A toilet that requires less water and no sewage connection

GN Bureau | December 21, 2015


#bio toilet   #swachh bharat   #bio toilets   #gramkranti eco bio toilets   #bio toilets sanjay joshi  


(Courtesy: India Water Portal)


Think of a toilet that needs no septic tank, sewage connection and huge water to flush out the waste. Sanjay Joshi, a farmer in Daryapur, Amravati district has developed the unique toilet that uses bacterial culture to treat human waste and requires less water as compared to conventional ones. At the same time, the toilet releases a nutrient-rich, odourless, colourless liquid that can be used as pesticides in farms.

 
The unique toilet, called ‘Gramkranti Eco-Bio toilets’ has a conventional seat with a small size tank (2 x 2.25 x 2.25 cuft). The tank design is configured to attain highly efficient in-situ decomposition of excreta with the help of a patented bacterial culture. “The work is done by this culture. To put it simply, this bacterial culture eats the human excreta, and the colourless, odourless water that we get is that bacteria’s excreta," Joshi says. Unlike the output from urinals or open sewage, the by-product from this toilet prevents flies and mosquito larva from breeding. Those who don’t want to use it as pesticide can either sell it or simply drain it away in conventional drains. 
 
Mahatma Gandhi Institute for Rural Industrialisation, Wardha, has certified that the tank used is hygienic and suitable for low-cost latrine usage. The National Environmental Engineering Research Institute (NEERI), Nagpur has examined the tank output and certified that it is safe for human health. Panjabrao Krishi Vidyapeeth, Akola has certified that the output liquid has sufficient NPK contents and micro-nutrients to be used as organic pesticide.

Joshi installed the first such toilet almost 30 years ago and he remembers how difficult was it to convince people to use it. However, slowly it gained acceptance. In three decades, Joshi has installed about 12,000 toilets across Amravati district and neighbouring areas. The toilet has been installed at about 50 government schools in Daryapur tehsil. The only publicity it received was through word-of-mouth. Inspired by the Swachh Bharat campaign, Joshi has decided to popularise the toilet even more.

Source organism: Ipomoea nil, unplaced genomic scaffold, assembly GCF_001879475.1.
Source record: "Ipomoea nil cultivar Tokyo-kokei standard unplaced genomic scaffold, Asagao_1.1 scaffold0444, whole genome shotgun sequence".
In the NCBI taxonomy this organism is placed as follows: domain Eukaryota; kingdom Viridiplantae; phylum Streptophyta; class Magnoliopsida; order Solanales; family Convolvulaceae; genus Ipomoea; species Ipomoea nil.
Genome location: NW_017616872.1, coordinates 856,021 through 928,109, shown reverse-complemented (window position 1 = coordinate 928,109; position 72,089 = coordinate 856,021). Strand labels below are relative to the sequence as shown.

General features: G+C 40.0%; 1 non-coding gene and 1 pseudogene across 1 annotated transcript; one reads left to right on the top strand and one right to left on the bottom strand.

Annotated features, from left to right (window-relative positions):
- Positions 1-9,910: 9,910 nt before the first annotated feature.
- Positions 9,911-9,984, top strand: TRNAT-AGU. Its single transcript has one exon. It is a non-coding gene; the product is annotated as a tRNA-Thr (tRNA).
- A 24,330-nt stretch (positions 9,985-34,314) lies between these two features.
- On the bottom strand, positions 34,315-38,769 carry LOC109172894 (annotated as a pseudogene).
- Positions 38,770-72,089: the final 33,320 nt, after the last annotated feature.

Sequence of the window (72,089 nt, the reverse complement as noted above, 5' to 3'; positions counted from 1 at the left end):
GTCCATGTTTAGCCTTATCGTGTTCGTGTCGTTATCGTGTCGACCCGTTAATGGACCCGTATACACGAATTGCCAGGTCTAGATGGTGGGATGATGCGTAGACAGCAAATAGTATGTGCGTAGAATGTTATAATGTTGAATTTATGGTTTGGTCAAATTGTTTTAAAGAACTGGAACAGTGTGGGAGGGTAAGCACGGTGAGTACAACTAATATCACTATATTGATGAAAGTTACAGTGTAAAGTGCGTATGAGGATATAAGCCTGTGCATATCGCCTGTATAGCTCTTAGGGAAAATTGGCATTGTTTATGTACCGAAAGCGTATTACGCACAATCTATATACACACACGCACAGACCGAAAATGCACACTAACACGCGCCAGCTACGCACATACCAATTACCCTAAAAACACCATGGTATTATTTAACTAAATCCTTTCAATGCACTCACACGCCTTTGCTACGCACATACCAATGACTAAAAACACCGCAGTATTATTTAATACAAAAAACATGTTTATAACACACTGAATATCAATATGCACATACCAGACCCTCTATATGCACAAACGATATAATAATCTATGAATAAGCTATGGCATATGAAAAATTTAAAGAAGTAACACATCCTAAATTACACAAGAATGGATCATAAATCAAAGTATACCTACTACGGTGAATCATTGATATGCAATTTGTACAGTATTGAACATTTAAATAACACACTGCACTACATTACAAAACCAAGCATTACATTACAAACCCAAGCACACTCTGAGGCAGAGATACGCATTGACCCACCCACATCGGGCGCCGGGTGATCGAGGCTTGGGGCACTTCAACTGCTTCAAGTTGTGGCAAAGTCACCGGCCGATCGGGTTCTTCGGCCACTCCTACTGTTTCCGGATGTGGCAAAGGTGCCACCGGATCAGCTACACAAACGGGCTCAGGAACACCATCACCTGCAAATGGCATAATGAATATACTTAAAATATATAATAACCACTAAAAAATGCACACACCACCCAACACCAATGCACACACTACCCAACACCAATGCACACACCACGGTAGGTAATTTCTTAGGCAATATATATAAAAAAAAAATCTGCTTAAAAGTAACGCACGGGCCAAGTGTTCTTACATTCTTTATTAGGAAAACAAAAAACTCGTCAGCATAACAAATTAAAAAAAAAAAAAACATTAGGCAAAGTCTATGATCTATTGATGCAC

READ MORE HERE

 

Comments

 

Other News

India will set example of post-Covid-19 economic revival: Modi

India is determined to “set an example” for the rest of the word in the post-pandemic economic revival, prime minister Narendra Modi has said, underling the need to become self-reliant. “There is also a widespread debate on how the economies of various countries, including

3,543 ‘Shramik Special’ trains transport 48 lakh people in 26 days

Close to 48 lakh migrant labourers have been able to reach home from the cities they were working in, as the Indian Railways have run a total of 3,543 “Sharmik Special” trains from May 1. Following the home ministry order regarding the movement by special trains of migrant worker

How Jeevan Raths have helped 52,000 migrants in Maharashtra

Before the novel coronavirus hit it, Mumbai about 10-12 lakh labourers from elsewhere had made it their home. The figure for the state of Maharashtra was another 18-20 lakh. As the pandemic spread and the Maximum City emerged as the worst-hit place in India, all economic activities came to an end, and with

China is practicing attack as the best form of defence

For the rest of the world, it is not easy to understand China when it comes to politics or economics. Under pressure from the international community, it has accepted to open the country for a “comprehensive” probe into the origin of the deadly coronavirus. But it is not clear whether the Asian

Corona warriors to “flush the virus” in Mumbai

Even as humanitarian support is pouring in to help distressed migrants amid Covid-19 pandemic and the lockdown, civil society organizations and NGOs are working for sanitation of community toilets which have become breeding source of virus infection. Every community toilet has 20 seats. Each

How lockdown was used to shore up health infrastructure

India, completing about two months of lockdown to protect against the spread of the Novel Coronavirus, has made good use of the time to improve health infrastructure, the government has said. Countering media reports “about some decisions of the government regarding the lockdown implem



Archives

Current Issue

Opinion

Facebook    Twitter    Google Plus    Linkedin    Subscribe Newsletter

Twitter